In March 2011, the American Academy of Pediatrics (AAP) together with the National Highway and Traffic and Safety Administration (NHTSA) updated their recommendations. They did so based on several US and European studies showing that children facing backwards (in RFCS) are simply safer than children in any other type of seat in any type of crash.

Much of the data already existed for decades--extracted from Volvo test data done in Sweden-- showing that RFCS are safer. In a Swedish study, looking at accidents involving 3670 children from 1987-2004, ages 0-15 years, testers found the most protection for RFCS (90%, compared to unrestrained child). Boosters for children ages 4-10 were found to be 77% effective (compared to unrestrained). Please do note that they are not comparing RFCS to FFCS. (Here are links to the studies, if you are interested: Jacobsson et al. 2007, Isaksson-Hellman et al. 1997)As a result, in Sweden, it is standard practice for all children to be facing backward until age four and then transitioned immediately to a booster seat. It's tough to even find a FFCS!

The big US study that turned the tables was published in the Journal of Injury Prevention in 2007 (Henary et al. 2007) and found the following key findings:
  • Children in FFCS  were more likely to be injured than children in RFCS in all crash types (rear, frontal, and side)
  • In side-crashes, children in FFCS were  5.5 times more likely to be injured than children in RFCS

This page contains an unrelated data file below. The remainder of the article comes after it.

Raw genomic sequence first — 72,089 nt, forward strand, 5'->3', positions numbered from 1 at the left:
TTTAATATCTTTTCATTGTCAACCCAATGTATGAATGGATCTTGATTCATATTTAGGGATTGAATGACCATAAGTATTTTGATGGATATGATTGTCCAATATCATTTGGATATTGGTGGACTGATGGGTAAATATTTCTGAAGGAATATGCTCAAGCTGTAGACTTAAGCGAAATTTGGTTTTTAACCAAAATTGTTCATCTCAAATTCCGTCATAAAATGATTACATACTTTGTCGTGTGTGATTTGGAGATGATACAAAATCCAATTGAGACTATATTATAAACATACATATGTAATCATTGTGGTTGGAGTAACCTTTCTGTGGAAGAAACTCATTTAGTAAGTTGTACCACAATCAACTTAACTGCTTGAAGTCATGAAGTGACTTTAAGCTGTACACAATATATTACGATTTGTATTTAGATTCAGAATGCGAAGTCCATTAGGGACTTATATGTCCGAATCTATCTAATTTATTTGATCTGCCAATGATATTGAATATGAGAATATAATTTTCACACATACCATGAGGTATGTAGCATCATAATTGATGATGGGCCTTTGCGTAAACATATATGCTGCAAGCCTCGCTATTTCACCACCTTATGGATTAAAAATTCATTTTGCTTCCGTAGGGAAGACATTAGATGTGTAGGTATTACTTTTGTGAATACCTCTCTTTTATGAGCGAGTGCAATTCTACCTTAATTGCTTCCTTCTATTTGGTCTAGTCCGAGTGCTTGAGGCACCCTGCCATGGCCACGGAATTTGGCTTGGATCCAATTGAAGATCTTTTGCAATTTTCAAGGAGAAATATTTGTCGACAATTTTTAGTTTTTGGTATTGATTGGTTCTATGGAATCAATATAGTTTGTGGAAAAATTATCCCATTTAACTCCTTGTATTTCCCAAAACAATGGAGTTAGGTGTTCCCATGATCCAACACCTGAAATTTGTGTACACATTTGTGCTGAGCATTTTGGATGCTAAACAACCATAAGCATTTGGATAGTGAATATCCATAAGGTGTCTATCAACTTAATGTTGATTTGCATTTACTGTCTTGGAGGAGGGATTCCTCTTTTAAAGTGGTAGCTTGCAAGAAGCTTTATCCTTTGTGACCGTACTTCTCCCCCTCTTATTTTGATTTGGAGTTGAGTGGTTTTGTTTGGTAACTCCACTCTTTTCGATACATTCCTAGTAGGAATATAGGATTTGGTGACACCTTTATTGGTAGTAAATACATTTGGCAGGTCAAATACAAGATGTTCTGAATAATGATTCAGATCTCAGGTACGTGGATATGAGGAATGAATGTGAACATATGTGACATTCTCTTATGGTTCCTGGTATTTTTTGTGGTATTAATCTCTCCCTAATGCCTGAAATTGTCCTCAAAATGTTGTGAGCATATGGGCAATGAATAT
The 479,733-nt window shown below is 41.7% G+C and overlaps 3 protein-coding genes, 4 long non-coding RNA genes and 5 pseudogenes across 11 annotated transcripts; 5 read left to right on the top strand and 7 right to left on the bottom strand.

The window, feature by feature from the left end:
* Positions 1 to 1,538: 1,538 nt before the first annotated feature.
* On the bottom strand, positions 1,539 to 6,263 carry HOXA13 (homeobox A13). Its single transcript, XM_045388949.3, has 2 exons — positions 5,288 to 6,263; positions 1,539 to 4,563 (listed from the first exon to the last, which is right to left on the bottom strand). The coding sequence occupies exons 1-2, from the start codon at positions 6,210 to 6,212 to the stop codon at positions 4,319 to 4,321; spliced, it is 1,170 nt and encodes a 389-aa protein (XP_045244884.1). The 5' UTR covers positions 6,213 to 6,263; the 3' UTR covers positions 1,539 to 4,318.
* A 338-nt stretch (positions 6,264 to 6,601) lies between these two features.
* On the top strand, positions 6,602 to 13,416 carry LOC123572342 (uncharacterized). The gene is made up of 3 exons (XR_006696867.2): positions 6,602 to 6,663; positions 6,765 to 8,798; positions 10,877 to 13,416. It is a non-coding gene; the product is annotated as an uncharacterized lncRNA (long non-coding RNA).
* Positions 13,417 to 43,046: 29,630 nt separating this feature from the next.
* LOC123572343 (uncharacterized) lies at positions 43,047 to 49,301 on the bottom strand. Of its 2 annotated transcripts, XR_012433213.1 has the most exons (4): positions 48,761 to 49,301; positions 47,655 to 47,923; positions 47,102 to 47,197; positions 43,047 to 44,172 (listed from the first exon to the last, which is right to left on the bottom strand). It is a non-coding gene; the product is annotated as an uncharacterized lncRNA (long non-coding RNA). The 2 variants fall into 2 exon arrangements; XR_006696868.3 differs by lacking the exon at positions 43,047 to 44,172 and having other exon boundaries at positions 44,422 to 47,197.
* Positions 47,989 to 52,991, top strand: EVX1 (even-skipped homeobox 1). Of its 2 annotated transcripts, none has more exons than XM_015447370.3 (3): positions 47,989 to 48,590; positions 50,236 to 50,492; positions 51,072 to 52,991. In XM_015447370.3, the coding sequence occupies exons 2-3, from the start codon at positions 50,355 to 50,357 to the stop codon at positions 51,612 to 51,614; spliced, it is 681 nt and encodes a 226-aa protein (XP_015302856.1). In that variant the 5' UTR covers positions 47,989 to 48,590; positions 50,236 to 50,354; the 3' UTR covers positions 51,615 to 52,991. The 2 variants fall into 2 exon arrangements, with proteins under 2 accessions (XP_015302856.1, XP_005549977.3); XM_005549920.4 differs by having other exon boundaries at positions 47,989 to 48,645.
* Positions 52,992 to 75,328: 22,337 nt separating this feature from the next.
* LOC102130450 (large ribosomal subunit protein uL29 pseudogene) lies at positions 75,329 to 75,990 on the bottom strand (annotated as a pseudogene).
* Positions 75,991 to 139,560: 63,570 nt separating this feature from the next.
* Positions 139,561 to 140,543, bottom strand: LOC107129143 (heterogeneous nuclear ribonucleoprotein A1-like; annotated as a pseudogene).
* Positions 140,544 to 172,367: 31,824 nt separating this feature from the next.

• In frontal-crashes, RFCS were marginally safer, 1.2 times safer than FFCS (but, interestingly, this was not noted to be statistically significant).
  • Looking specifically at children between the ages of one and two (previously many were turned around), this age set was also 5.5 more likely to be injured in FFCS compared to RFCS
  • The overall effectiveness of RFCS was 93%, compared to FFCS, which was 78%

A 2009 paper published in the British Medical Journal (BMJ) was titled "Advise use of rear facing child car seats for children under 4 years old". Similar to the US, standard in Great Britain has been to turn children around at 9 kilograms (19.8 lbs, which is 8 months of age for an average boy).

Why are RFCS better?
 Babies are shaped differently than adults. They are more head and less body (see image below). They also have weaker necks than we do and are not designed to withstand high impact crashes even at relatively slow speeds. RFCS have been shown to better support torso, neck, head, pelvis, and to distribute the  impact of a crash throughout the entire body rather than just at sites of belt contact. Because of their disproportionate head and weaker necks, providing targeted support changes outcomes. It keeps children safer.
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http://www.rearfacingdownunder.com/growthchartcarseat1.jpg
Add caption

Thankfully, these days, most of the newer infant car seats actually have new weight limits (up to 40 pounds), making it more convenient to keep children rear-facing. However, I cannot even tell you how often parents look at me sheepishly, tell me they've already turned their child, and basically state they have no intention of turning them back around.

Personally, I start counseling my parents about the updated recommendation to keep their children facing backward at the 6-month well-child visit. I remind them that driving our kids around town is literally the riskiest thing we do to them. This is no joke.  I repeat the message at the 9-month and 1-year visits. Why be so redundant? Sometimes I feel like a nag, but I am trying to catch families before they make the switch-a-roo. Because it's virtually impossible to go back. And because, for reasons that are kind of unclear, people have a hard time with this issue.